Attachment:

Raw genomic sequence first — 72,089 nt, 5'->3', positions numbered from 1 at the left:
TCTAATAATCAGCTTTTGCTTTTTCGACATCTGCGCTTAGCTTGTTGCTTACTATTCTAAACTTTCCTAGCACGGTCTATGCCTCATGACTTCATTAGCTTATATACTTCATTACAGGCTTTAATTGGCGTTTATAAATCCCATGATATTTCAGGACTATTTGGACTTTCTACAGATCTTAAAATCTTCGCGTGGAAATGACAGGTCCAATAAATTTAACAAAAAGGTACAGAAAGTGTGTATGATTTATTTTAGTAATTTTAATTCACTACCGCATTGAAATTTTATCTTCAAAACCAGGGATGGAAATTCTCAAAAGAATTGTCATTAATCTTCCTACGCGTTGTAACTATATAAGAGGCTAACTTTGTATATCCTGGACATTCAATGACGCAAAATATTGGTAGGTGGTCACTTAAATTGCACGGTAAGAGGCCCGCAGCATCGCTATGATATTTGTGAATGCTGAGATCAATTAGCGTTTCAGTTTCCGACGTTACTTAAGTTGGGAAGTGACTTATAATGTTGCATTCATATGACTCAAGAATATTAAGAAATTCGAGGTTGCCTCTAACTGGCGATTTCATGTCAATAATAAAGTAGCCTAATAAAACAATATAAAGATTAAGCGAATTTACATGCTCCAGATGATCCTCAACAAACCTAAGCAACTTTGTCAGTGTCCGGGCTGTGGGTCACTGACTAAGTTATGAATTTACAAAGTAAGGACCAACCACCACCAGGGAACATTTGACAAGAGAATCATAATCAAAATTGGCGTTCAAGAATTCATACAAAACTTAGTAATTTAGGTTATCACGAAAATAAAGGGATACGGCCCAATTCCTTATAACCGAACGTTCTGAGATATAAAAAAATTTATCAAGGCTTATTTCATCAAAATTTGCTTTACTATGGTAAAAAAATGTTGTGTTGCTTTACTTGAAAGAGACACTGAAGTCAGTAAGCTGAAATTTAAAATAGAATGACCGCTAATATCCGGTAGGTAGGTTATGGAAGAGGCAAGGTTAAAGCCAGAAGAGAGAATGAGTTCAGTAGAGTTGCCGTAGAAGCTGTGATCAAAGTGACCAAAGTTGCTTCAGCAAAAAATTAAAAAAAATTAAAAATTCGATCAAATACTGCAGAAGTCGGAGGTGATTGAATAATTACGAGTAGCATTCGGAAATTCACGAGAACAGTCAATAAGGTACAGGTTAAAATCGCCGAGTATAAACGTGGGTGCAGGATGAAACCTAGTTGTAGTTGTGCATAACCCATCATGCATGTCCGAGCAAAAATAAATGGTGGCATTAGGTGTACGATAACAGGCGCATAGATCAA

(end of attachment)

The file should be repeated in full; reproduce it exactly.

Raw genomic sequence first — 72,089 nt, 5'->3', positions numbered from 1 at the left:
TCTAATAATCAGCTTTTGCTTTTTCGACATCTGCGCTTAGCTTGTTGCTTACTATTCTAAACTTTCCTAGCACGGTCTATGCCTCATGACTTCATTAGCTTATATACTTCATTACAGGCTTTAATTGGCGTTTATAAATCCCATGATATTTCAGGACTATTTGGACTTTCTACAGATCTTAAAATCTTCGCGTGGAAATGACAGGTCCAATAAATTTAACAAAAAGGTACAGAAAGTGTGTATGATTTATTTTAGTAATTTTAATTCACTACCGCATTGAAATTTTATCTTCAAAACCAGGGATGGAAATTCTCAAAAGAATTGTCATTAATCTTCCTACGCGTTGTAACTATATAAGAGGCTAACTTTGTATATCCTGGACATTCAATGACGCAAAATATTGGTAGGTGGTCACTTAAATTGCACGGTAAGAGGCCCGCAGCATCGCTATGATATTTGTGAATGCTGAGATCAATTAGCGTTTCAGTTTCCGACGTTACTTAAGTTGGGAAGTGACTTATAATGTTGCATTCATATGACTCAAGAATATTAAGAAATTCGAGGTTGCCTCTAACTGGCGATTTCATGTCAATAATAAAGTAGCCTAATAAAACAATATAAAGATTAAGCGAATTTACATGCTCCAGATGATCCTCAACAAACCTAAGCAACTTTGTCAGTGTCCGGGCTGTGGGTCACTGACTAAGTTATGAATTTACAAAGTAAGGACCAACCACCACCAGGGAACATTTGACAAGAGAATCATAATCAAAATTGGCGTTCAAGAATTCATACAAAACTTAGTAATTTAGGTTATCACGAAAATAAAGGGATACGGCCCAATTCCTTATAACCGAACGTTCTGAGATATAAAAAAATTTATCAAGGCTTATTTCATCAAAATTTGCTTTACTATGGTAAAAAAATGTTGTGTTGCTTTACTTGAAAGAGACACTGAAGTCAGTAAGCTGAAATTTAAAATAGAATGACCGCTAATATCCGGTAGGTAGGTTATGGAAGAGGCAAGGTTAAAGCCAGAAGAGAGAATGAGTTCAGTAGAGTTGCCGTAGAAGCTGTGATCAAAGTGACCAAAGTTGCTTCAGCAAAAAATTAAAAAAAATTAAAAATTCGATCAAATACTGCAGAAGTCGGAGGTGATTGAATAATTACGAGTAGCATTCGGAAATTCACGAGAACAGTCAATAAGGTACAGGTTAAAATCGCCGAGTATAAACGTGGGTGCAGGATGAAACCTAGTTGTAGTTGTGCATAACCCATCATGCATGTCCGAGCAAAAATAAATGGTGGCATTAGGTGTACGATAACAGGCGCATAGATCAA